My husband, Lee, and I first heard of Jamestown when we saw a newspaper ad offering lots for sale in 1961. We loved this beautiful island immediately. We bought a west-facing lot on Mizzen Avenue with a water view and a glorious sunset.
We started clearing it that summer.
But Brooke Harding, a Connecticut friend who knew Jamestown well, suggested that we look at available houses on the island. In the spring of 1962, we visited many. We found the perfect house for our family of four girls and one boy – a three-story Victorian house at 37 Green Lane owned by Alton Head. Each sibling had a spacious room to enjoy. We spent many summers there and enjoyed southwest breezes, intermittent fog and friendly neighbors – the Zweir family on the left and the Hull family on the right.
Fortunately, some furniture was included in the sale because Lee was a minister and our furniture was in our Redding, Conn. parsonage. We quickly discovered Mr. Pemantell’s thrift shop on North Main Road, and were frequent buyers. We filled our empty rooms with furniture from his shop.
Memories of summers spent here on the island abound.
Melinda, who was 9, said: “The best thing my parents ever did was buy a house on Green Lane. We waited on the huge front porch playing board games, until dad and mom walked down the street to tell us that the house was ours. We had many wonderful summers together on the island. It represented freedom to grow and learn each year.
“Each memory is fond and engraved on my soul forever. Jamestown had some ferocious thunderstorms. Mom would gather us in the front room and we looked out at the storm. We’d sit and learn not to be afraid, and we rated the storms. They were fantastic. Mom was wonderful about teaching us in a fun way.
“We’d go to Mackerel Cove each afternoon to swim, walk to the sandbar at low tide and dig in the sand. After the beach, we’d race up the back stairs to get to the bath first. I was fast, so I usually made it there first.
“We would hang our bird ‘Tweedy’ on a hook on the front porch ceiling. What a great spot. He had a ‘bird’s eye’ view of all the comings and goings. Unfortunately, we forgot to bring him in one evening and there was a huge thunderstorm that night. The next day we realized our fatal mistake. Tweedy fell off his perch; we buried him under the back porch in a shoebox. We felt sad, said a prayer, and went to the beach.
“Those memories are an integral part of my soul. The island is my backbone and has formed many characteristics that make me, me. I’m forever grateful for the experiences I had, which I carry wherever I go.”
Ellen was 6 and she mentioned recently that she learned to swim at Mackerel Cove. The lifeguards gave all the kids lessons. She also remembers buying penny candy at the Pinto Brothers’ store on Narragansett Avenue. One of the perks of Green Lane was that we could walk anywhere in town. An avid reader, she’d walk to the library – then housed where the Jamestown Historical Society museum building is now located. She enjoyed reading on a couch on the front porch. She still misses the house and joined me recently when Lynn and Robb Roach graciously invited us to visit and see all the changes made over the years.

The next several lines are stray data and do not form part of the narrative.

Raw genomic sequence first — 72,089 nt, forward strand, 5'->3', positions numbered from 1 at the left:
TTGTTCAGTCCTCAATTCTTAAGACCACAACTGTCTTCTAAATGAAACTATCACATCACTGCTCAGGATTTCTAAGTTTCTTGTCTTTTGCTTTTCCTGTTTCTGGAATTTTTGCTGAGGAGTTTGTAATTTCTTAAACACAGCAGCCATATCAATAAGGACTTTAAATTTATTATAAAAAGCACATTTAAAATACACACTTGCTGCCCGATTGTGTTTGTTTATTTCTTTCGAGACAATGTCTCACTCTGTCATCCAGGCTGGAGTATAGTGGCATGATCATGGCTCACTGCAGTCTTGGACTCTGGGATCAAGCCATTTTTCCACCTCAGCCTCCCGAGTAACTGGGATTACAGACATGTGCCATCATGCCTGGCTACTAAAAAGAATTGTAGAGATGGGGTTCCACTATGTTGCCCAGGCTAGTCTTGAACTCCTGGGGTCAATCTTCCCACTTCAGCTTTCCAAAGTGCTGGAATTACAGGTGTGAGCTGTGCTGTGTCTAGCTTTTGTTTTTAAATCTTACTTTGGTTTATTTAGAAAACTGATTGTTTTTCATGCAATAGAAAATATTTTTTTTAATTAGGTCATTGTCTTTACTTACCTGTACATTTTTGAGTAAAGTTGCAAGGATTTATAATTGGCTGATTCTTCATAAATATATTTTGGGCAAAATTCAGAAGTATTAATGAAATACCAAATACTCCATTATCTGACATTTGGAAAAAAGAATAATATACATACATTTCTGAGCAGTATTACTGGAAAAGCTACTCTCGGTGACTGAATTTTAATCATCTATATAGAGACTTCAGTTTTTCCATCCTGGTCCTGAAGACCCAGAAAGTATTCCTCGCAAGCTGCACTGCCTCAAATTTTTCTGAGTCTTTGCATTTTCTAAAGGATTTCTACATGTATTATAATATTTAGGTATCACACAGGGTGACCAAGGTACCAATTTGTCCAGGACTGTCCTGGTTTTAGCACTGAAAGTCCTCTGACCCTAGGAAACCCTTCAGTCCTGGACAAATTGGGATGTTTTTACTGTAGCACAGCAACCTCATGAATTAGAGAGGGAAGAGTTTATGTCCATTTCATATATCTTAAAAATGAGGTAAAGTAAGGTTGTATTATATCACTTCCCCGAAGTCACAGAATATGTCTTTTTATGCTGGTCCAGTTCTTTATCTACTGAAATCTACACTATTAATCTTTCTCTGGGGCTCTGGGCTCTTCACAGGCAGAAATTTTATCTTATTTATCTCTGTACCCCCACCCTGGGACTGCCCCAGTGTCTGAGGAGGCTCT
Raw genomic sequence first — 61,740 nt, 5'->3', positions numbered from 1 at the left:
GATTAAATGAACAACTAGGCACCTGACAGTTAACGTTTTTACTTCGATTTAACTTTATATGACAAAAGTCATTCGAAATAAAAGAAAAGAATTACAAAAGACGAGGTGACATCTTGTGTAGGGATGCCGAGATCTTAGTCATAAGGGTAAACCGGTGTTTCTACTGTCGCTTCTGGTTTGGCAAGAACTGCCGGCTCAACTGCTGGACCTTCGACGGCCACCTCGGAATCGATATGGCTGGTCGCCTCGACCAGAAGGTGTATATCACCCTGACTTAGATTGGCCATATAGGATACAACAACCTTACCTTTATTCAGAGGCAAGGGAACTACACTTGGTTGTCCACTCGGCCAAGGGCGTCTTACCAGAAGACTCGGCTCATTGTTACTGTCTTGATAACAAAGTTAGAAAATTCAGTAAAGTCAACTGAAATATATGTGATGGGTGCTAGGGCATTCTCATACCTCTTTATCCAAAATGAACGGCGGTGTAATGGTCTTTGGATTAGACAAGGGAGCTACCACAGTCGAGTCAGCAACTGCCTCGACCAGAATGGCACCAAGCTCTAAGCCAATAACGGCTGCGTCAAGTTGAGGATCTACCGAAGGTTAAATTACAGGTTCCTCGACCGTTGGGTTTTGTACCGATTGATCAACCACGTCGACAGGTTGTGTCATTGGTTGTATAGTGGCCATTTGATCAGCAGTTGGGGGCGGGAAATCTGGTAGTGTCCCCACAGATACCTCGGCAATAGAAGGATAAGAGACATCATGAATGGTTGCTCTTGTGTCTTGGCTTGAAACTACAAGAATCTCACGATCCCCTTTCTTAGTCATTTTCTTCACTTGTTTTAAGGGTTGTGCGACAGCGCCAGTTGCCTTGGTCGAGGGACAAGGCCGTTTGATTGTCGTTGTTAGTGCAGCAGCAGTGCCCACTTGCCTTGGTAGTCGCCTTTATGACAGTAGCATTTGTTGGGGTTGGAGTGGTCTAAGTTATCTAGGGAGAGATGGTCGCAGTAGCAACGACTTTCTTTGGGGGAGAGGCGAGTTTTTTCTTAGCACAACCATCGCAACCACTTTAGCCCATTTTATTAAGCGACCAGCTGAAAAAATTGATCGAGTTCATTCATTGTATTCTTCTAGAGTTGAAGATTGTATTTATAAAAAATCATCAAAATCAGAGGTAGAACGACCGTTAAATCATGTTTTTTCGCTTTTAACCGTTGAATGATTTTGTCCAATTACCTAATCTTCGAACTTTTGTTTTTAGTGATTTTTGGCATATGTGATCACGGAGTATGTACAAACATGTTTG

When we moved in, Lee carried me over the threshold because it was the first home we owned. Lee was a loving husband.
Called the Head house by many Jamestowners, we thought of it as the Green Lane house or the Jamestown house. Even now, old timers know it as the Head house. Every afternoon, we’d drive to Mackerel Cove for an afternoon of sunshine and swimming. We piled in the car after our infant daughter, Elizabeth, woke up from her nap, and we had fun at the beach.
I talked with JoAnn and Alton (Bud) Head III recently. Bud never lived on Green Lane. His parents, Caroline and Alton, lived on Howland Avenue, where their children grew up. Bud did say that he went to the Green Lane house to celebrate his grandparents’ diamond wedding anniversary. Alton and Sarah Head lived there 75 years. A little research showed that this elegant Victorian was built in the 1890s by two sons for their mother, Harriet W. Anthony. Her name is memorialized on a stained glass window in the Central Baptist Church.
Elizabeth, too, shared her memories of the house with me. She grew up here and ended with this: “Jamestown is a wonderful island, and I’m glad to say that I have lived here full-time since 1992.”
When Lee and I knew we’d have to downsize, we built a house on the Mizzen Avenue lot we bought in 1961. We celebrated our 60th wedding anniversary there last January.